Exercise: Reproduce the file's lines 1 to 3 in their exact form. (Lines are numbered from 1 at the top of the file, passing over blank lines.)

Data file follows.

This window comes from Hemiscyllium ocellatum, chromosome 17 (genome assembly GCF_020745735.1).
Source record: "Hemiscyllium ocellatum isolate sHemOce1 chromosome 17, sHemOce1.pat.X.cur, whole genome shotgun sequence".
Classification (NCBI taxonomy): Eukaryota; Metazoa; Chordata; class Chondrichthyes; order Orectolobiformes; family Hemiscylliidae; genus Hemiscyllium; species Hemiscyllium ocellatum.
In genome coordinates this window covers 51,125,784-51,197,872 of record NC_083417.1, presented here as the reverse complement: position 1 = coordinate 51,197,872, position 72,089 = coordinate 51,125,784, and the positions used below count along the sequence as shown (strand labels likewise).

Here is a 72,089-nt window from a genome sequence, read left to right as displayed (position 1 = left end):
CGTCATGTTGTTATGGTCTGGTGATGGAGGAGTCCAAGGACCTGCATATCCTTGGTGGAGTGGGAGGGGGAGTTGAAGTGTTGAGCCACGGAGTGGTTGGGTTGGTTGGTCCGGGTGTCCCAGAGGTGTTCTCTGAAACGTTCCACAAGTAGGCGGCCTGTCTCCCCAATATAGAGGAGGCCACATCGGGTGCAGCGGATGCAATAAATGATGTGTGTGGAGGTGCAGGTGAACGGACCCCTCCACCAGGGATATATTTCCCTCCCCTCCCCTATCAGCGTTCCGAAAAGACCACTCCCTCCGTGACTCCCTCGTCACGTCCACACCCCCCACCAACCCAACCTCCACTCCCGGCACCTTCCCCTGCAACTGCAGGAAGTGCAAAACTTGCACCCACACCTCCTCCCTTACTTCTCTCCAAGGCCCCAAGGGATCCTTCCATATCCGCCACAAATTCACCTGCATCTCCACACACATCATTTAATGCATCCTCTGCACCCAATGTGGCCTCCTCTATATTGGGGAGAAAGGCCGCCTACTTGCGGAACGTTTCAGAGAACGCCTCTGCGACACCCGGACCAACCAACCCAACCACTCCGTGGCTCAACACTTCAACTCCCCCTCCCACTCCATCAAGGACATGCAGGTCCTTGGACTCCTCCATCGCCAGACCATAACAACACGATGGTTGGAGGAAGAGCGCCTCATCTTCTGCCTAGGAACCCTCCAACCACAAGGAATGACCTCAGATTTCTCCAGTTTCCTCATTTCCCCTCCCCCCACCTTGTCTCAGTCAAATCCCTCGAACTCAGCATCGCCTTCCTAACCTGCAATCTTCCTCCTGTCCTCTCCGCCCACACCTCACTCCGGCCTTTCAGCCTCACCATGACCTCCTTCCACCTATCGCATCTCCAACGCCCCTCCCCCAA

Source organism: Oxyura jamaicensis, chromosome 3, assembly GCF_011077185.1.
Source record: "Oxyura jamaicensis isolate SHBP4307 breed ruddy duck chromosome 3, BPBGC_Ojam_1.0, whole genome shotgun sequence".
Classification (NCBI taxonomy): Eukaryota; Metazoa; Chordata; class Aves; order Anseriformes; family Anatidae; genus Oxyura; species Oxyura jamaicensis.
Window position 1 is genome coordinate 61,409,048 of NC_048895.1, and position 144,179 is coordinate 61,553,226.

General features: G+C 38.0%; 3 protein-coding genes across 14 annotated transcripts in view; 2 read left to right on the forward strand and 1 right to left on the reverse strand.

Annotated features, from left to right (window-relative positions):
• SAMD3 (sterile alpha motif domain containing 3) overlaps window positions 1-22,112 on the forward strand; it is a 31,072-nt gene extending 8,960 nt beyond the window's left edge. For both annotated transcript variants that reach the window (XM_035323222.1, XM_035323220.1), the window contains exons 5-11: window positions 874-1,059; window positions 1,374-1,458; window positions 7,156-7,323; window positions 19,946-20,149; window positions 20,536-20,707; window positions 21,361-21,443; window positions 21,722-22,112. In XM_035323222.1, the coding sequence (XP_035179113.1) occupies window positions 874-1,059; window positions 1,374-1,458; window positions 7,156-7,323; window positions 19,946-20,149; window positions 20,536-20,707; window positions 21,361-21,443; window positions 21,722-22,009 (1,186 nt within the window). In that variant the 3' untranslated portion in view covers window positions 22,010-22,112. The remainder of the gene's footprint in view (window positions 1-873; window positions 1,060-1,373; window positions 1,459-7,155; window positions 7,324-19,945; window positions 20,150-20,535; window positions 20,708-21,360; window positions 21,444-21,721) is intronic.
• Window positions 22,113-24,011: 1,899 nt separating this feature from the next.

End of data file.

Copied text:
This window comes from Hemiscyllium ocellatum, chromosome 17 (genome assembly GCF_020745735.1).
Source record: "Hemiscyllium ocellatum isolate sHemOce1 chromosome 17, sHemOce1.pat.X.cur, whole genome shotgun sequence".
Classification (NCBI taxonomy): Eukaryota; Metazoa; Chordata; class Chondrichthyes; order Orectolobiformes; family Hemiscylliidae; genus Hemiscyllium; species Hemiscyllium ocellatum.